Official results reveal where the N.W.T.'s battleground ridings were won and lost
Detailed count shows divided communities in several ridings
If you thought election night in the N.W.T. was dramatic, wait until you read the 64-page Territorial General Election 2019 Official Results Report.
It may lack the panache of victory parties and a live studio production, but the official results, tabled earlier this month in the N.W.T. Legislature, detail the behind-the-scenes drama of election night.
And in the N.W.T.'s vast and diverse ridings, high turnout from a single community can sink — or sustain — a candidate.
Take Nunakput led the territory in turnout at 72 per cent. There, Tuktoyaktuk's Jackie Jacobson saw off incumbent Herb Nakimayak despite earning only one vote from Sachs Harbour, one of four communities in the riding.
Nakimayak could count on strong hometown support in Paulatuk — but his 62-vote lead there was swamped by Tutkoyaktuk's 136 votes for Jacobson — to Nakimayak's six.
In the Sahtu, it's a similar story of communities divided in who to support. The night produced a tight three-way race between incumbent Danny McNeely, winner Paulie Chinna and challenger Caroline Yukon.
While Caroline Yukon enjoyed the overwhelming support of her hometown of Deline, she earned only three votes in the riding's largest community, Norman Wells.
Unlike Yukon, neither Chinna nor McNeely could count on hometown support. McNeely trailed Chinna in his hometown of Fort Good Hope, and Chinna trailed McNeely in her home of Norman Wells and in neighbouring Tulita.
But in the end, modest leads in the other Sahtu communities — and Deline's overwhelming vote for Yukon — handed Chinna the victory.
Łutsël K'é turns out for Norn — but not really
But it was Tu Nedhé-Wiilideh that produced the most divided race of the night.
Official results say a substantial turnout for Steve Norn in Łutsël K'é handed him the win.
But Norn says the official results are wrong — the 131 votes counted for Norn from Łutsël K'é actually came from his hometown of Fort Resolution.
There, he led the other candidates by more than 100 votes. In the riding's other three communities, he was a distant second, third and fourth.
I think it's quite likely an error got introduced during the design phase.- Nicole Latour, N.W.T. chief electoral officer
The other communities never united behind an alternative candidate. According to the report, Dettah and N'dilo split between Rick Edjericon and Lila Fraser Erasmsus, while Fort Resolution preferred Paul Betsina in the end.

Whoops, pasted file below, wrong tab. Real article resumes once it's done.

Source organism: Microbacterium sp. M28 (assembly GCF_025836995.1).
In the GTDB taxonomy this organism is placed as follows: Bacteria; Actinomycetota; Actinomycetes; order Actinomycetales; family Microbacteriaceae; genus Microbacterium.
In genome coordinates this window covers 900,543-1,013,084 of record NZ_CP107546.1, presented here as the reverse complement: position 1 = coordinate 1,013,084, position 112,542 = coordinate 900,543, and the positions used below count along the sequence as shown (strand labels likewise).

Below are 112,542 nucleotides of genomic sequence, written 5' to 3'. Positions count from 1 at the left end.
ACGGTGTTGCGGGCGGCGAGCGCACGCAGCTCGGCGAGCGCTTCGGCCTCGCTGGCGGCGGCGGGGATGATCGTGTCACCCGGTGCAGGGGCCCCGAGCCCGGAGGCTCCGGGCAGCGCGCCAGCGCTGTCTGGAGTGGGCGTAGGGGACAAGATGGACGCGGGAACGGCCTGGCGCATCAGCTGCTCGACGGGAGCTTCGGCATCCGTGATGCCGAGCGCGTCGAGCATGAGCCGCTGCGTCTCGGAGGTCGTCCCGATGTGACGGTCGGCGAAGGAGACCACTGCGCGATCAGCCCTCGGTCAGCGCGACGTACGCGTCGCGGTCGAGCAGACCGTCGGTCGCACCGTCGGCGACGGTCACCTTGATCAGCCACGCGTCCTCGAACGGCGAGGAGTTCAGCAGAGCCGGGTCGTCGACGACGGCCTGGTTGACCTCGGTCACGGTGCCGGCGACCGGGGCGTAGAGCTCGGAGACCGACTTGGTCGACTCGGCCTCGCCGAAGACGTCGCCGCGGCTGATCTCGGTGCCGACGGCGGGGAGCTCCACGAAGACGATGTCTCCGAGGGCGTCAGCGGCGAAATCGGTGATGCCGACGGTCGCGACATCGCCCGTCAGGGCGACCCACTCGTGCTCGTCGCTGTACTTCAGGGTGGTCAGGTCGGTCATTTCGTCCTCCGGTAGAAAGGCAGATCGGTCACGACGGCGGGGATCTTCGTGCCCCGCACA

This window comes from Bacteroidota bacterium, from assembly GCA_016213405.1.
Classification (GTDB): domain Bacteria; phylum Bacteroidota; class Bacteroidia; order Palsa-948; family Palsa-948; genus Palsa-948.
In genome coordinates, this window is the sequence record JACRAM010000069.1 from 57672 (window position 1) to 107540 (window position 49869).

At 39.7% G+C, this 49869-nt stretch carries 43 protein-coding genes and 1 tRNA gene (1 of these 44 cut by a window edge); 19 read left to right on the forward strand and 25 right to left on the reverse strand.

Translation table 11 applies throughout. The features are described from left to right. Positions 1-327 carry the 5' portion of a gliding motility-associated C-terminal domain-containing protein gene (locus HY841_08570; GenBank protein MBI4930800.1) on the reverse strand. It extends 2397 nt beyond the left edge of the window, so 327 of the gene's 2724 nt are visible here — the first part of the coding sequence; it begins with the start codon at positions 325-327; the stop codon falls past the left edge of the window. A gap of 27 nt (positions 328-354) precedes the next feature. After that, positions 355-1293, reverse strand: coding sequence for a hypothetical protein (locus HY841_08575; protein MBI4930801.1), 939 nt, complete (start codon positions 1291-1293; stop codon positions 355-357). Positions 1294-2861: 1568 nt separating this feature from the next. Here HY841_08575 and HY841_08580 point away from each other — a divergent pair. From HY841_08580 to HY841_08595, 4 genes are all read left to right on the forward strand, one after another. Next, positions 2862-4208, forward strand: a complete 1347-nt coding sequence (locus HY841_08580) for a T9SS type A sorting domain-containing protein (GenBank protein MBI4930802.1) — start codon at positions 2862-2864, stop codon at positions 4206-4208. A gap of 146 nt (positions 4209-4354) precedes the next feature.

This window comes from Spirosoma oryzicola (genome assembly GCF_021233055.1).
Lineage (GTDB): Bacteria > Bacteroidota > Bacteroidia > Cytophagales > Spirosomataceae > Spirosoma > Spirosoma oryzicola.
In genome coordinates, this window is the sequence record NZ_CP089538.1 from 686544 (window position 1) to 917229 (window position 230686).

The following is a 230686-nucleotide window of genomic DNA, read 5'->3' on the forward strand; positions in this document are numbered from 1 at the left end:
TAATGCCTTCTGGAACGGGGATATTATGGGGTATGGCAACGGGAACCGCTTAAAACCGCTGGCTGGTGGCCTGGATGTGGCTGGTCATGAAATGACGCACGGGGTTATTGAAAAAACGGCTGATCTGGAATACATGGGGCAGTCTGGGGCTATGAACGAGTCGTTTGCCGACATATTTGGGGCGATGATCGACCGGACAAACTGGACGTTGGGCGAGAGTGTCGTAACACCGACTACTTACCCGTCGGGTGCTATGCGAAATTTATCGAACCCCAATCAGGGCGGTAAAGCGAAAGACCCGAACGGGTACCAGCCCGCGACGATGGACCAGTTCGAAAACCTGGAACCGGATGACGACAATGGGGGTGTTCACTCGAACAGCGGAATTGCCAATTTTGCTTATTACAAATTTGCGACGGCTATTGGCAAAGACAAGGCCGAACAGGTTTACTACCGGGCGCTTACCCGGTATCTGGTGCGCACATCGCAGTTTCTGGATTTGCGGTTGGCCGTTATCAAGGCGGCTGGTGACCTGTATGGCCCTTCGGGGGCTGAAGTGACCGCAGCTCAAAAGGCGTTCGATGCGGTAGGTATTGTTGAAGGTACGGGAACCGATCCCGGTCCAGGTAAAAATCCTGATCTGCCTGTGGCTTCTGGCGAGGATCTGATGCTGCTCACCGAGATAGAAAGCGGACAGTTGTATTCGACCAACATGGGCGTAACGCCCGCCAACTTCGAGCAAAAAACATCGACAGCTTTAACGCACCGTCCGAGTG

Norn says the numbers for Fort Resolution are actually those for Dettah, and the numbers for Dettah are actually from N'dilo. The numbers attributed to N'dilo, he says, are actually from Łutsël K'é.
On Monday afternoon, N.W.T.'s chief electoral officer Nicole Latour said she's reviewed the numbers, and they "look suspicious."
"I think it's quite likely an error got introduced during the design phase," she said.
Latour said the Elections NWT office is closed until Thursday while the territorial government is on mandatory leave. But an update to the report, with accurate numbers, should be issued shortly.
"It's the official report, so it has to be accurate," said Latour. "I'll turn my attention to it right away."
In any case, none of the challengers counted more from a whole riding than the 131 votes Norn says he took from Fort Resolution alone.
Online voting not first choice for voters
Despite heavy promotion, online voter turnout accounted for a tiny percentage of ballots cast in its debut election.
Just under four per cent of votes were cast online — and only 16 per cent of those were cast in advance of polling day.
Advance voting was most popular in ridings where high-profile incumbents were defeated — such as Thebacha, where former justice minister Lou Sebert was ousted by Salt River First Nation Chief Freida Martselos, and Hay River South, where former infrastructure minister Wally Schumann lost his seat to Rocky Simpson, Sr.
As in past elections, voting at the office of the returning officer was the favourite method of advance polling.
As usual in N.W.T. elections, higher than expected turnout exposed gaps in the lists of electors. In Nahanni Butte, official turnout was over 163 per cent, as many more voters showed up to the polls than had been previously registered.
The same was true in Fort Resolution, where turnout was calculated at 114 per cent.
For the lowest turnout, look to residents of Yellowknife's Gitzel Street — in particular, the residents of the Matonabee, Fort Gary, Ridgeview, and McNiven apartments — whose turnout is listed at just 16 per cent.
It's not clear how online and advance votes are included in the turnout calculations.